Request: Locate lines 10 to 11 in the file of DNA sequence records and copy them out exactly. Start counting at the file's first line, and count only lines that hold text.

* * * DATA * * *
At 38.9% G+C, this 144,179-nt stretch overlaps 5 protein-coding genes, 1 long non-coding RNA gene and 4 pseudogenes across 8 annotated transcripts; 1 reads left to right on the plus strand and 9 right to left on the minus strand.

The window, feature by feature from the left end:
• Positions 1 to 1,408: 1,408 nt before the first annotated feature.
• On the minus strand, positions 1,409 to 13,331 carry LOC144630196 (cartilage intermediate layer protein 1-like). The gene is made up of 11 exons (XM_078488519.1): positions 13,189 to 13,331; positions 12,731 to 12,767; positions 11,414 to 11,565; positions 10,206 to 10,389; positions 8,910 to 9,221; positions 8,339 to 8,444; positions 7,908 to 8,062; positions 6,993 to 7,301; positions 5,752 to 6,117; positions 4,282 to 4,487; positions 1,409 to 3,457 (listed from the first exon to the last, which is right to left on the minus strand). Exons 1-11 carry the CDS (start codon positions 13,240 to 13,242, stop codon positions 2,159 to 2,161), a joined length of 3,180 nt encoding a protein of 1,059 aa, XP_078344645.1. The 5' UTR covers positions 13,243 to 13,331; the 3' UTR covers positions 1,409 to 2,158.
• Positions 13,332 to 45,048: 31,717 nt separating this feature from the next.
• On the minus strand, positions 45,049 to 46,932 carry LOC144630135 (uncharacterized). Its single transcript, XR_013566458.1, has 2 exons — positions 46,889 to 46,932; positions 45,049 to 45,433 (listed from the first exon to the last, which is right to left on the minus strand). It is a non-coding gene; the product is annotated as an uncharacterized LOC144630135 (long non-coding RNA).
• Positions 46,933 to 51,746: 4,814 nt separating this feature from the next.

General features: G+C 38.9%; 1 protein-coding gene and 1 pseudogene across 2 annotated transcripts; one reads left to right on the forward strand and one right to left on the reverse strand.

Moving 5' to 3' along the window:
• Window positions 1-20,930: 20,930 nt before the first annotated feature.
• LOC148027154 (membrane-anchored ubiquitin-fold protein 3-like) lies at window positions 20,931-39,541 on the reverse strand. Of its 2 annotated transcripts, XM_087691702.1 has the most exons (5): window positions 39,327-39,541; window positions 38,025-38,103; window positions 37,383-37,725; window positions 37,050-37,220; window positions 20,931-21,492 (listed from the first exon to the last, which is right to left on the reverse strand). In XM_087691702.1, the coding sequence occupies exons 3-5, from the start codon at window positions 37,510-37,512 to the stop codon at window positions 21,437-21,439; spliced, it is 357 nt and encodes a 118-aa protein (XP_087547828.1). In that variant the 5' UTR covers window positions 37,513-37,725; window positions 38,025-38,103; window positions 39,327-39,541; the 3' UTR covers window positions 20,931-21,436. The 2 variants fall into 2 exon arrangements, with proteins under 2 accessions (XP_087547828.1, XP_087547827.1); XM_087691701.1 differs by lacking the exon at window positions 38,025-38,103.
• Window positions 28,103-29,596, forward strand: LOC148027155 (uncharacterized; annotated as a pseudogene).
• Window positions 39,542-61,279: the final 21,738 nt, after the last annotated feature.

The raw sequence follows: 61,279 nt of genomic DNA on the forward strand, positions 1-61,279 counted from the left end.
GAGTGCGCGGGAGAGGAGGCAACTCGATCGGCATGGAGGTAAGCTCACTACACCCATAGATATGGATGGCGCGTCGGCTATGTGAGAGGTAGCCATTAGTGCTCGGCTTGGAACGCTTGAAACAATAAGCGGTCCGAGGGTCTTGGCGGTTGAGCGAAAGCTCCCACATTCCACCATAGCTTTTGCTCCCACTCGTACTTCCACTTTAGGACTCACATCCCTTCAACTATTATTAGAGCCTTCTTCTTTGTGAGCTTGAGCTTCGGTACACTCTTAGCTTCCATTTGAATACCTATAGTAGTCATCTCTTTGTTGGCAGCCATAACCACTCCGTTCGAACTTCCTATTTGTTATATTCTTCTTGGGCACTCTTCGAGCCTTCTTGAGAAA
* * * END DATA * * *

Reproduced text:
• Window positions 1-20,930: 20,930 nt before the first annotated feature.
• LOC148027154 (membrane-anchored ubiquitin-fold protein 3-like) lies at window positions 20,931-39,541 on the reverse strand. Of its 2 annotated transcripts, XM_087691702.1 has the most exons (5): window positions 39,327-39,541; window positions 38,025-38,103; window positions 37,383-37,725; window positions 37,050-37,220; window positions 20,931-21,492 (listed from the first exon to the last, which is right to left on the reverse strand). In XM_087691702.1, the coding sequence occupies exons 3-5, from the start codon at window positions 37,510-37,512 to the stop codon at window positions 21,437-21,439; spliced, it is 357 nt and encodes a 118-aa protein (XP_087547828.1). In that variant the 5' UTR covers window positions 37,513-37,725; window positions 38,025-38,103; window positions 39,327-39,541; the 3' UTR covers window positions 20,931-21,436. The 2 variants fall into 2 exon arrangements, with proteins under 2 accessions (XP_087547828.1, XP_087547827.1); XM_087691701.1 differs by lacking the exon at window positions 38,025-38,103.